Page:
That is when, poking around your strawberry plants to get a closer look at the first reddening of their leaves, which reminds you of Gerard Manley Hopkins and his Margaret and her grieving, you’ll see it–the fruit you never expected to harvest now:  strawberries.

This will make you catch your breath just a little, making it more of a “Windhover” moment than a Margaret one, because for you, strawberries are June. They are summer. They are warm and sweet as the anticipation of long days and hot blooms and languid afternoons. These berries? Here? Now? They are as wondrous and doomed as Hopkins’s birds. You don’t know what to make of them. Are they some sign from the universe or your Muse, a metaphor sent for you to discover? A weird gift courtesy of climate change? Some kind of Monsantoesque mutation? Should you eat them, or should you leave them alone?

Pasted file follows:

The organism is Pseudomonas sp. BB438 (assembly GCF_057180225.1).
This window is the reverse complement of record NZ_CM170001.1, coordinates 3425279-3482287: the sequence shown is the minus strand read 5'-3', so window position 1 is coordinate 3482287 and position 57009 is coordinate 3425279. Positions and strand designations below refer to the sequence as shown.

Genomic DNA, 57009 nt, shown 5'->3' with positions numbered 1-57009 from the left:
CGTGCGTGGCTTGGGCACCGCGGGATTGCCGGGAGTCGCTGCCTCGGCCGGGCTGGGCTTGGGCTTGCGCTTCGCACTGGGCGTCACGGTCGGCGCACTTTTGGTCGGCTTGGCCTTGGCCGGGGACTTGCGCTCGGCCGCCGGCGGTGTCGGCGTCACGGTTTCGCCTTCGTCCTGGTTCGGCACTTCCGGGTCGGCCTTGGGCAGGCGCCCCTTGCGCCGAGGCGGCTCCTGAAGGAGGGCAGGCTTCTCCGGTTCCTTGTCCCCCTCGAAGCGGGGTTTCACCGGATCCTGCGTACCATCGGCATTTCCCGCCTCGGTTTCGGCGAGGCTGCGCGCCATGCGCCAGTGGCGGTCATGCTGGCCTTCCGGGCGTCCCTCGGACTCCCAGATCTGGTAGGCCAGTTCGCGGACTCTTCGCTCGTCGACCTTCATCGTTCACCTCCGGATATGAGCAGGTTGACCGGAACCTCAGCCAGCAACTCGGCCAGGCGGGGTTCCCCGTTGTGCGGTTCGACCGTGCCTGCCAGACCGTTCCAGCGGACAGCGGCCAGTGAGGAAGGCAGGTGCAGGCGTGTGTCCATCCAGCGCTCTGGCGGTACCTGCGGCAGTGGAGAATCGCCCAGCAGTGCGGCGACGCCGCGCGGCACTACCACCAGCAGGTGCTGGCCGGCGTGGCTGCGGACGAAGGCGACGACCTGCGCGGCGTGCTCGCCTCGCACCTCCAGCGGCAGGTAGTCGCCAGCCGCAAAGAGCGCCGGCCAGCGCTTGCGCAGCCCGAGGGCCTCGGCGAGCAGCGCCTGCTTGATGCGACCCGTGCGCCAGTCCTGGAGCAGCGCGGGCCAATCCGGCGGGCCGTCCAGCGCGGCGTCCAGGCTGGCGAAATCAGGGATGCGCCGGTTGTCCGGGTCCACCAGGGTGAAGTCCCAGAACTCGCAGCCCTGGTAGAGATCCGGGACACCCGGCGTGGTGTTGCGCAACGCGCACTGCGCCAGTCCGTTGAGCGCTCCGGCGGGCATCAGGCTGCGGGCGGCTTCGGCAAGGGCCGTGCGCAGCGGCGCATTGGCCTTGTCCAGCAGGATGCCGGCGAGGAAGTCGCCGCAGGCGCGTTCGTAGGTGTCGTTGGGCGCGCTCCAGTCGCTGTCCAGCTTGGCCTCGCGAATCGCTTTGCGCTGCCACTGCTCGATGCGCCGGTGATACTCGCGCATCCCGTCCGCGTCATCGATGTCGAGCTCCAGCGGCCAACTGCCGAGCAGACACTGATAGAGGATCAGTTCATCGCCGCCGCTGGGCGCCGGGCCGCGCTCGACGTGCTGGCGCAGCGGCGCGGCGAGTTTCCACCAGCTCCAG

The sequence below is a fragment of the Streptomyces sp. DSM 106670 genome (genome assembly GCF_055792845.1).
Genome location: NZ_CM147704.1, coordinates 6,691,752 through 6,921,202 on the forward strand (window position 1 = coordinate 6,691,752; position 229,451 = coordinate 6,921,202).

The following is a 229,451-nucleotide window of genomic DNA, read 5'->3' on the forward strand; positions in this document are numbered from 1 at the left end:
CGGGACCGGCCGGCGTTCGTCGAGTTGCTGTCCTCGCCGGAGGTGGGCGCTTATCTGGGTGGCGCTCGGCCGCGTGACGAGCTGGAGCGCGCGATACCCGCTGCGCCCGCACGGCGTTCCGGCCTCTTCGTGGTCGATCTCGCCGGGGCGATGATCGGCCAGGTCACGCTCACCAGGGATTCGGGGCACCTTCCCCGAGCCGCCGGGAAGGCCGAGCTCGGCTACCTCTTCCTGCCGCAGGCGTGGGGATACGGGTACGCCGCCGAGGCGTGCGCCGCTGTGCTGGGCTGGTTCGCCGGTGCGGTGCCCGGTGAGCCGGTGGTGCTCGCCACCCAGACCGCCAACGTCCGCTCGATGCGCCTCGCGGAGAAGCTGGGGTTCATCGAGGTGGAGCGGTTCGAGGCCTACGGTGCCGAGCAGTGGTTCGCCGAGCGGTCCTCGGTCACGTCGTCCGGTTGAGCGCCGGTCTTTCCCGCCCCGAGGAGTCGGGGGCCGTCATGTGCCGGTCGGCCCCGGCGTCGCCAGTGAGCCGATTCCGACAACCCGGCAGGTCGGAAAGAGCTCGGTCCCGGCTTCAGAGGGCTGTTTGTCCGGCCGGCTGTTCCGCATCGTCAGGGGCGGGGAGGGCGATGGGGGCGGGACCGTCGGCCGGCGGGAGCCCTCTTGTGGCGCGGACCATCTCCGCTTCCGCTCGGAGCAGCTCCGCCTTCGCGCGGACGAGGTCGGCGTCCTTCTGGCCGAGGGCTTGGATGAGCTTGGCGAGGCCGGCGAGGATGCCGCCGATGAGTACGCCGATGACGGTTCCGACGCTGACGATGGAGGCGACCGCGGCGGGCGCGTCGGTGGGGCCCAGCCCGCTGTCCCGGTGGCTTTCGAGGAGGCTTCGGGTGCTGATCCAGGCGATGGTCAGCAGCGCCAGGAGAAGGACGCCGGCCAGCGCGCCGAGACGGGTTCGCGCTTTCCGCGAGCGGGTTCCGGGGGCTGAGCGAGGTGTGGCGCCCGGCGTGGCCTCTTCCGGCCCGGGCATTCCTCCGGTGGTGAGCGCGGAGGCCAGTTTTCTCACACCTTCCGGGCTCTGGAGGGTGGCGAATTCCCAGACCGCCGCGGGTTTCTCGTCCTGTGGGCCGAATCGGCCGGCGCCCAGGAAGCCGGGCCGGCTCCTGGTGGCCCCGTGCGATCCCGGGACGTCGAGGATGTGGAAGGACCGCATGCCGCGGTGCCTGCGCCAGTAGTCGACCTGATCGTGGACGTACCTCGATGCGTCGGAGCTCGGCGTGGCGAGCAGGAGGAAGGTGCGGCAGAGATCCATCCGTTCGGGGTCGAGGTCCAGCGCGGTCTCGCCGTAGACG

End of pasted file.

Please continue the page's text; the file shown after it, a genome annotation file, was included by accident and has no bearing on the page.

You don’t know.

You decide you don’t need to make anything of them.

You decide that all you need to do is appreciate them. You’ve lived enough to know that not everything has to mean. Some things should just get to be. The roses under your window that keep blooming and blooming and blooming. The strawberries you couldn’t have predicted or expected. You, savoring the early autumn of your life.

 

 

Like a lifetime of paper cuts

I was 10 years old the first time I got cat-called–not that I had that name for it then.

I was in my front yard, wearing a bathing suit, playing an imaginary game with my small ceramic dogs and horses in the dirt under the fir trees that grew in the front corner of our corner lot. I really loved that bathing suit, my first two-piece. It was hot pink, and cute. I felt free in it in a way that I didn’t in a one-piece.